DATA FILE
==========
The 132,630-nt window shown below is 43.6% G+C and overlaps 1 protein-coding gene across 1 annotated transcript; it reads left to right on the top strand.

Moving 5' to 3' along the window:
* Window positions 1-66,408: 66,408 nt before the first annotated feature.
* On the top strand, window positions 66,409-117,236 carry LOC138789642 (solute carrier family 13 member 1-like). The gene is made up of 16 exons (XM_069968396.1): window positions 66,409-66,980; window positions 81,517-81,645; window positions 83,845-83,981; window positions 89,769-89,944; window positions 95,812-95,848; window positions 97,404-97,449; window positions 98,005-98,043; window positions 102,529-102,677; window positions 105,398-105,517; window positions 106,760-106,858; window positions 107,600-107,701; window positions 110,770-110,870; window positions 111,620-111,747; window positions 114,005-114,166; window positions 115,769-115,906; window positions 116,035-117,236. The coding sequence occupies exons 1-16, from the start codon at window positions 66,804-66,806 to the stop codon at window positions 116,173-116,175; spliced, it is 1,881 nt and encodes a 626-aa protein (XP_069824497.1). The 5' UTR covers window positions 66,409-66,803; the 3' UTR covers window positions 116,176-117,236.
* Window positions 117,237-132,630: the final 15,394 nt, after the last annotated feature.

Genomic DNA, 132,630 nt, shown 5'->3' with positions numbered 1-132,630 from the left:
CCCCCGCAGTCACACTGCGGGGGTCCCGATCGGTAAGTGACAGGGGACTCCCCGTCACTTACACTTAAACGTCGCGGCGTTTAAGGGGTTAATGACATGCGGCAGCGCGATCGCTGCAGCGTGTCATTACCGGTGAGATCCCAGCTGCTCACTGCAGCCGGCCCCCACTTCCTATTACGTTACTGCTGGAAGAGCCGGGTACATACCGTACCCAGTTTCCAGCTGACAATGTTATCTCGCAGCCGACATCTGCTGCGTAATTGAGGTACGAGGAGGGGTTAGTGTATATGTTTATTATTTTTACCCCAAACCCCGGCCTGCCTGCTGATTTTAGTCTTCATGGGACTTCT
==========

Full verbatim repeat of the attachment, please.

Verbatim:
The 132,630-nt window shown below is 43.6% G+C and overlaps 1 protein-coding gene across 1 annotated transcript; it reads left to right on the top strand.

Moving 5' to 3' along the window:
* Window positions 1-66,408: 66,408 nt before the first annotated feature.
* On the top strand, window positions 66,409-117,236 carry LOC138789642 (solute carrier family 13 member 1-like). The gene is made up of 16 exons (XM_069968396.1): window positions 66,409-66,980; window positions 81,517-81,645; window positions 83,845-83,981; window positions 89,769-89,944; window positions 95,812-95,848; window positions 97,404-97,449; window positions 98,005-98,043; window positions 102,529-102,677; window positions 105,398-105,517; window positions 106,760-106,858; window positions 107,600-107,701; window positions 110,770-110,870; window positions 111,620-111,747; window positions 114,005-114,166; window positions 115,769-115,906; window positions 116,035-117,236. The coding sequence occupies exons 1-16, from the start codon at window positions 66,804-66,806 to the stop codon at window positions 116,173-116,175; spliced, it is 1,881 nt and encodes a 626-aa protein (XP_069824497.1). The 5' UTR covers window positions 66,409-66,803; the 3' UTR covers window positions 116,176-117,236.
* Window positions 117,237-132,630: the final 15,394 nt, after the last annotated feature.

Genomic DNA, 132,630 nt, shown 5'->3' with positions numbered 1-132,630 from the left:
CCCCCGCAGTCACACTGCGGGGGTCCCGATCGGTAAGTGACAGGGGACTCCCCGTCACTTACACTTAAACGTCGCGGCGTTTAAGGGGTTAATGACATGCGGCAGCGCGATCGCTGCAGCGTGTCATTACCGGTGAGATCCCAGCTGCTCACTGCAGCCGGCCCCCACTTCCTATTACGTTACTGCTGGAAGAGCCGGGTACATACCGTACCCAGTTTCCAGCTGACAATGTTATCTCGCAGCCGACATCTGCTGCGTAATTGAGGTACGAGGAGGGGTTAGTGTATATGTTTATTATTTTTACCCCAAACCCCGGCCTGCCTGCTGATTTTAGTCTTCATGGGACTTCT